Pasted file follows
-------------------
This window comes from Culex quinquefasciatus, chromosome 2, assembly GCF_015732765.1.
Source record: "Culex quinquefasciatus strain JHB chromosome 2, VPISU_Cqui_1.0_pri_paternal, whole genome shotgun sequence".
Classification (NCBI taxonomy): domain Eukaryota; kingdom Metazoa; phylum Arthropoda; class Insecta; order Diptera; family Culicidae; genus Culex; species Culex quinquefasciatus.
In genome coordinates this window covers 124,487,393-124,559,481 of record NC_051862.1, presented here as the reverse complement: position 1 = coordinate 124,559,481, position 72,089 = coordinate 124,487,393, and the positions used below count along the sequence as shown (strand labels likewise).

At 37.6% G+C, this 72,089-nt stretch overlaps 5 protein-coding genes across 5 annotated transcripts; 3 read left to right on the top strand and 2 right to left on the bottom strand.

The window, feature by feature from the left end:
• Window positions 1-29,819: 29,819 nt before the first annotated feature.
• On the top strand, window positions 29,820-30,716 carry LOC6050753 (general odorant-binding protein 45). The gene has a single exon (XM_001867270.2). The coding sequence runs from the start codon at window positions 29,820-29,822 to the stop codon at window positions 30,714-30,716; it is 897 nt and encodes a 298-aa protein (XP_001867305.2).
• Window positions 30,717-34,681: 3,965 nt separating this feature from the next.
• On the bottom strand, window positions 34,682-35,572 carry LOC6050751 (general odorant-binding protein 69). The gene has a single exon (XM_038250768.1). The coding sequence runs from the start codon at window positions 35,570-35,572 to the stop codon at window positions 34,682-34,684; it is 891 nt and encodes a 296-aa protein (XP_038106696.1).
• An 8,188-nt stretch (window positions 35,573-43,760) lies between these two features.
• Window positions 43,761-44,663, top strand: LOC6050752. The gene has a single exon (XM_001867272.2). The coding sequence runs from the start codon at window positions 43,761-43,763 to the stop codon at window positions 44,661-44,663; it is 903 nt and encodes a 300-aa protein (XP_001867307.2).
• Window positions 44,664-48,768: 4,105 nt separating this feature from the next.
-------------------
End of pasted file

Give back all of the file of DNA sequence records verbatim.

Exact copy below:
This window comes from Culex quinquefasciatus, chromosome 2, assembly GCF_015732765.1.
Source record: "Culex quinquefasciatus strain JHB chromosome 2, VPISU_Cqui_1.0_pri_paternal, whole genome shotgun sequence".
Classification (NCBI taxonomy): domain Eukaryota; kingdom Metazoa; phylum Arthropoda; class Insecta; order Diptera; family Culicidae; genus Culex; species Culex quinquefasciatus.
In genome coordinates this window covers 124,487,393-124,559,481 of record NC_051862.1, presented here as the reverse complement: position 1 = coordinate 124,559,481, position 72,089 = coordinate 124,487,393, and the positions used below count along the sequence as shown (strand labels likewise).

At 37.6% G+C, this 72,089-nt stretch overlaps 5 protein-coding genes across 5 annotated transcripts; 3 read left to right on the top strand and 2 right to left on the bottom strand.

The window, feature by feature from the left end:
• Window positions 1-29,819: 29,819 nt before the first annotated feature.
• On the top strand, window positions 29,820-30,716 carry LOC6050753 (general odorant-binding protein 45). The gene has a single exon (XM_001867270.2). The coding sequence runs from the start codon at window positions 29,820-29,822 to the stop codon at window positions 30,714-30,716; it is 897 nt and encodes a 298-aa protein (XP_001867305.2).
• Window positions 30,717-34,681: 3,965 nt separating this feature from the next.
• On the bottom strand, window positions 34,682-35,572 carry LOC6050751 (general odorant-binding protein 69). The gene has a single exon (XM_038250768.1). The coding sequence runs from the start codon at window positions 35,570-35,572 to the stop codon at window positions 34,682-34,684; it is 891 nt and encodes a 296-aa protein (XP_038106696.1).
• An 8,188-nt stretch (window positions 35,573-43,760) lies between these two features.
• Window positions 43,761-44,663, top strand: LOC6050752. The gene has a single exon (XM_001867272.2). The coding sequence runs from the start codon at window positions 43,761-43,763 to the stop codon at window positions 44,661-44,663; it is 903 nt and encodes a 300-aa protein (XP_001867307.2).
• Window positions 44,664-48,768: 4,105 nt separating this feature from the next.